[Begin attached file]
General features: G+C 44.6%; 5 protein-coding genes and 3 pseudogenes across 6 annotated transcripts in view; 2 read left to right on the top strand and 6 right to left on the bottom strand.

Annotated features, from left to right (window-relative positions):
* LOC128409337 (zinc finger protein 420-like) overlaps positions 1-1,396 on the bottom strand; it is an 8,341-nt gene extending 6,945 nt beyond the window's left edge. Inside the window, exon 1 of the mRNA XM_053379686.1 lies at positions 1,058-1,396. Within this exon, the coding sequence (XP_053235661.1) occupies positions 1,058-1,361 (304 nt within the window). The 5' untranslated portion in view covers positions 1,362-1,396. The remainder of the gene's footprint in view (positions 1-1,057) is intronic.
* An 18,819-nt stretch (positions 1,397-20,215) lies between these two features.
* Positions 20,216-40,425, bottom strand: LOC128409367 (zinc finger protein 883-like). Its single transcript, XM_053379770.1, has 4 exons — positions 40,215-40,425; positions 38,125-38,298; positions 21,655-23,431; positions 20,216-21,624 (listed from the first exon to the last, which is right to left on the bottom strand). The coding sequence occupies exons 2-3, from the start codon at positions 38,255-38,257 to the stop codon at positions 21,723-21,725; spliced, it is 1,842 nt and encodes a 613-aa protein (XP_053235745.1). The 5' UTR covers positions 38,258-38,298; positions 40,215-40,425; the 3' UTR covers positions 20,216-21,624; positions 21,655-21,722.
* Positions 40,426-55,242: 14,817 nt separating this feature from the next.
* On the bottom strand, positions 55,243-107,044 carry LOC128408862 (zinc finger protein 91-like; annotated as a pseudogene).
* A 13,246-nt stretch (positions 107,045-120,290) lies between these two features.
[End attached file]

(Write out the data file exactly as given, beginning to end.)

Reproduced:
General features: G+C 44.6%; 5 protein-coding genes and 3 pseudogenes across 6 annotated transcripts in view; 2 read left to right on the top strand and 6 right to left on the bottom strand.

Annotated features, from left to right (window-relative positions):
* LOC128409337 (zinc finger protein 420-like) overlaps positions 1-1,396 on the bottom strand; it is an 8,341-nt gene extending 6,945 nt beyond the window's left edge. Inside the window, exon 1 of the mRNA XM_053379686.1 lies at positions 1,058-1,396. Within this exon, the coding sequence (XP_053235661.1) occupies positions 1,058-1,361 (304 nt within the window). The 5' untranslated portion in view covers positions 1,362-1,396. The remainder of the gene's footprint in view (positions 1-1,057) is intronic.
* An 18,819-nt stretch (positions 1,397-20,215) lies between these two features.
* Positions 20,216-40,425, bottom strand: LOC128409367 (zinc finger protein 883-like). Its single transcript, XM_053379770.1, has 4 exons — positions 40,215-40,425; positions 38,125-38,298; positions 21,655-23,431; positions 20,216-21,624 (listed from the first exon to the last, which is right to left on the bottom strand). The coding sequence occupies exons 2-3, from the start codon at positions 38,255-38,257 to the stop codon at positions 21,723-21,725; spliced, it is 1,842 nt and encodes a 613-aa protein (XP_053235745.1). The 5' UTR covers positions 38,258-38,298; positions 40,215-40,425; the 3' UTR covers positions 20,216-21,624; positions 21,655-21,722.
* Positions 40,426-55,242: 14,817 nt separating this feature from the next.
* On the bottom strand, positions 55,243-107,044 carry LOC128408862 (zinc finger protein 91-like; annotated as a pseudogene).
* A 13,246-nt stretch (positions 107,045-120,290) lies between these two features.